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Mother of son fighting post-COVID illness urges parents to recognize MIS-C symptoms

Cason Abbott, 11, is battling the illness in the ICU at Cook Children's in Fort Worth.

FORT WORTH, Texas — Cason Abbott, 11, of Abilene, is usually the picture of an active, healthy boy—a boy who loves baseball, hunting and playing with friends.

But this week, the pictures tell a much scarier story.

“The swelling,” his mother Angie Abbott said. “Right now, our main thing is making sure it doesn't get to his brain.” 

Abbott spoke to WFAA Wednesday from Cook Children’s Medical Center in Fort Worth, where her son is being treated for Multisystem Inflammatory Syndrome, or MIS-C. It’s an illness marked by fever, gut pain, vomiting and more. 

The CDC says “different body parts can become inflamed, including the heart, lungs, kidneys, brain” and more. The organization adds that they don’t yet know what causes the illness, “however, many children with MIS-C had the virus that causes COVID-19 or had been around someone with COVID-19.” It has been likened to Kawasaki disease.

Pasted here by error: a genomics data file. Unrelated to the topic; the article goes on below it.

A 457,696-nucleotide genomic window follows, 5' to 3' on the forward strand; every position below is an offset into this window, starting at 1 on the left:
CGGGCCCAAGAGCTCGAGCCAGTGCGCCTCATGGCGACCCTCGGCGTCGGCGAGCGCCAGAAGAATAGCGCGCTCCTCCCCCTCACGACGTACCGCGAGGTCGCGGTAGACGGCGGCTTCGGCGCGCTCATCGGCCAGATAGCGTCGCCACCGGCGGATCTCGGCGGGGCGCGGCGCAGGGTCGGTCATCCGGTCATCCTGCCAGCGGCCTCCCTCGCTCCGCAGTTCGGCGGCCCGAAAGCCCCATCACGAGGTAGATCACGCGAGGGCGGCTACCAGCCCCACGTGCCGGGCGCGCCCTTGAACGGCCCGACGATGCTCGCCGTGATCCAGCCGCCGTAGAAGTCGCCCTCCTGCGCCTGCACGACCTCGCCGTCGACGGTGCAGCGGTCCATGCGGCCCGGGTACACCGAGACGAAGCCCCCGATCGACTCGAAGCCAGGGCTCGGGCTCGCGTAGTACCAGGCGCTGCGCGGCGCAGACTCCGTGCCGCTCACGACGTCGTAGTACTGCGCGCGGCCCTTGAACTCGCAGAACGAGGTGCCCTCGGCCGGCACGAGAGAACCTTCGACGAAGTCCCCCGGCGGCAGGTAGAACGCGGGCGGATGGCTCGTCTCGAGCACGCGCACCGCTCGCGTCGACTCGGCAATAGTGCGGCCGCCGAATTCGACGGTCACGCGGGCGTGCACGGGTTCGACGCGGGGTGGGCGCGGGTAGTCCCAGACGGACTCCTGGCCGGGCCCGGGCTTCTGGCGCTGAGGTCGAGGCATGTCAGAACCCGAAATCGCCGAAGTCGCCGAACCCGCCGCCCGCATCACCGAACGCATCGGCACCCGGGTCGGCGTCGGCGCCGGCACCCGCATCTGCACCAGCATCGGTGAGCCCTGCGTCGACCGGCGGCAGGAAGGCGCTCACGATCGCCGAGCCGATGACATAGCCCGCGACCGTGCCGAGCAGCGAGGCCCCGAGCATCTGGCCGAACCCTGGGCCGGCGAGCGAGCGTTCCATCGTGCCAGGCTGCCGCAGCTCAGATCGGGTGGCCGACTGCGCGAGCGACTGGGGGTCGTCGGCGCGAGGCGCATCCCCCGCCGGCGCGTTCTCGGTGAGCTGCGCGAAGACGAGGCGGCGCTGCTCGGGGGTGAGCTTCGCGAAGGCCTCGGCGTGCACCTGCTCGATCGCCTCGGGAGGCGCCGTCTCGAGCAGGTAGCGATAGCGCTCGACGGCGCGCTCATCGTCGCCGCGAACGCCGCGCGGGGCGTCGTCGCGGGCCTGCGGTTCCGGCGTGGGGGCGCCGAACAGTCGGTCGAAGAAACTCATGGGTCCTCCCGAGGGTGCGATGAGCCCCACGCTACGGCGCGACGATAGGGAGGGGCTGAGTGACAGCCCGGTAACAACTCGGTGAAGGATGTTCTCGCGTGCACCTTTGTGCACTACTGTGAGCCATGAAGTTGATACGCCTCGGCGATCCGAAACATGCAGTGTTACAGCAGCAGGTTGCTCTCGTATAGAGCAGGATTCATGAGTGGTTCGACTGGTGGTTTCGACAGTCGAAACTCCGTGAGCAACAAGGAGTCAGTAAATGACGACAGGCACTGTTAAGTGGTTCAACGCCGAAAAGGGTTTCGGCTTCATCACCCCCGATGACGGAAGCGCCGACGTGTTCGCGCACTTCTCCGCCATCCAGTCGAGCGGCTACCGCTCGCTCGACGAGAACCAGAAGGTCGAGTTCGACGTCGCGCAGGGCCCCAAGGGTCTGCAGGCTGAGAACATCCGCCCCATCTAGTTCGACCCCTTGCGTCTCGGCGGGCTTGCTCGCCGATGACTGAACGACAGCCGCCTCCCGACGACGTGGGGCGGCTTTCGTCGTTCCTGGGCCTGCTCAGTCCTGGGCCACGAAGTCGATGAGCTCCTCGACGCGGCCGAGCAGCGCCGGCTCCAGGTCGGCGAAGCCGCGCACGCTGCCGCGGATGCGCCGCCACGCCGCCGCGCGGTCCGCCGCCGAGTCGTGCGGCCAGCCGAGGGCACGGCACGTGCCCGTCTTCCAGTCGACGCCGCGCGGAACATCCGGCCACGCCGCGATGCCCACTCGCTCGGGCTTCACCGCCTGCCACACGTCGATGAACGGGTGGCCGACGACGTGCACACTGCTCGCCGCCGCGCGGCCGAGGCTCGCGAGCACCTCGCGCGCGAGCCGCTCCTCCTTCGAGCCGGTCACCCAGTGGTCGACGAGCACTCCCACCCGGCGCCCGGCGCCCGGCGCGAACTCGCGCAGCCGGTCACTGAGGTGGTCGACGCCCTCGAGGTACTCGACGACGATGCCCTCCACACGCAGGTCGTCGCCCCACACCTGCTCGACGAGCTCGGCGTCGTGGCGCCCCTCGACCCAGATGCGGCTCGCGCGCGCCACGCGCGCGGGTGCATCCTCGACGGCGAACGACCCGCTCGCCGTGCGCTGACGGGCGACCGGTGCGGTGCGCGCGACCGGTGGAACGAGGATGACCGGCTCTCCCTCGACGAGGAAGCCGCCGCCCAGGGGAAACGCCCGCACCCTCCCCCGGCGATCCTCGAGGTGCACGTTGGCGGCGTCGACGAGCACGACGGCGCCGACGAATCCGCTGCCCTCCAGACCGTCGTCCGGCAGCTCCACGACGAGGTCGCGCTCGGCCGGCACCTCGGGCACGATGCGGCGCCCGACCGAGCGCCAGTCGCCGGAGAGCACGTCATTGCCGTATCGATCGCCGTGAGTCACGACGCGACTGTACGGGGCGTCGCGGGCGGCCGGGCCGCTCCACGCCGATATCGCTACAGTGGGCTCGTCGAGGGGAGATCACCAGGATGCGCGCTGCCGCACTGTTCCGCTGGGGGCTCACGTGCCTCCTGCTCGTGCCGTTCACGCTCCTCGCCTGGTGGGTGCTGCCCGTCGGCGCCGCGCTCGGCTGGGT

RELATED: Plano toddler diagnosed with Kawasaki, similar to rare condition showing up in kids during coronavirus pandemic

MIS-C, Abbott says, is way worse than the COVID that caused it.

“He did not have to be admitted to the hospital with COVID, where he coded here yesterday and ended up in the ICU” with MIS-C," she said. 

Cook Children’s says there are four MIS-C patients in their hospital right now. At the same time, they report 18% of the children they’re testing for COVID are coming back positive; it’s a record no one wanted. 

Another record? MedStar crews in Tarrant County responded to 137 calls Tuesday alone for suspected or confirmed COVID cases.

“113 of them got transported to the hospital and the hospitals are already overcrowded,” said spokesman Matt Zavadsky, who added that 31% their calls that day were for COVID.

Back at Cook Children’s, Cason Abbott remains in the pediatric ICU.

“His hands and feet are so swollen, his face is so swollen. He has a rash,” Angie Abbott said.

Abbott hopes parents realize just because their kids recover from COVID might not mean they’re in the clear, and to learn the signs of MIS-C. 

“When they were like, this is what he has, I was like -- what is that? I didn't know what it was,” she said of MIS-C. 

Now, she’s by her son’s bedside as he fights it.

Abbott is a single mother, unable to work while her child is hospitalized. If you’d like to help out, click here for their GoFundMe page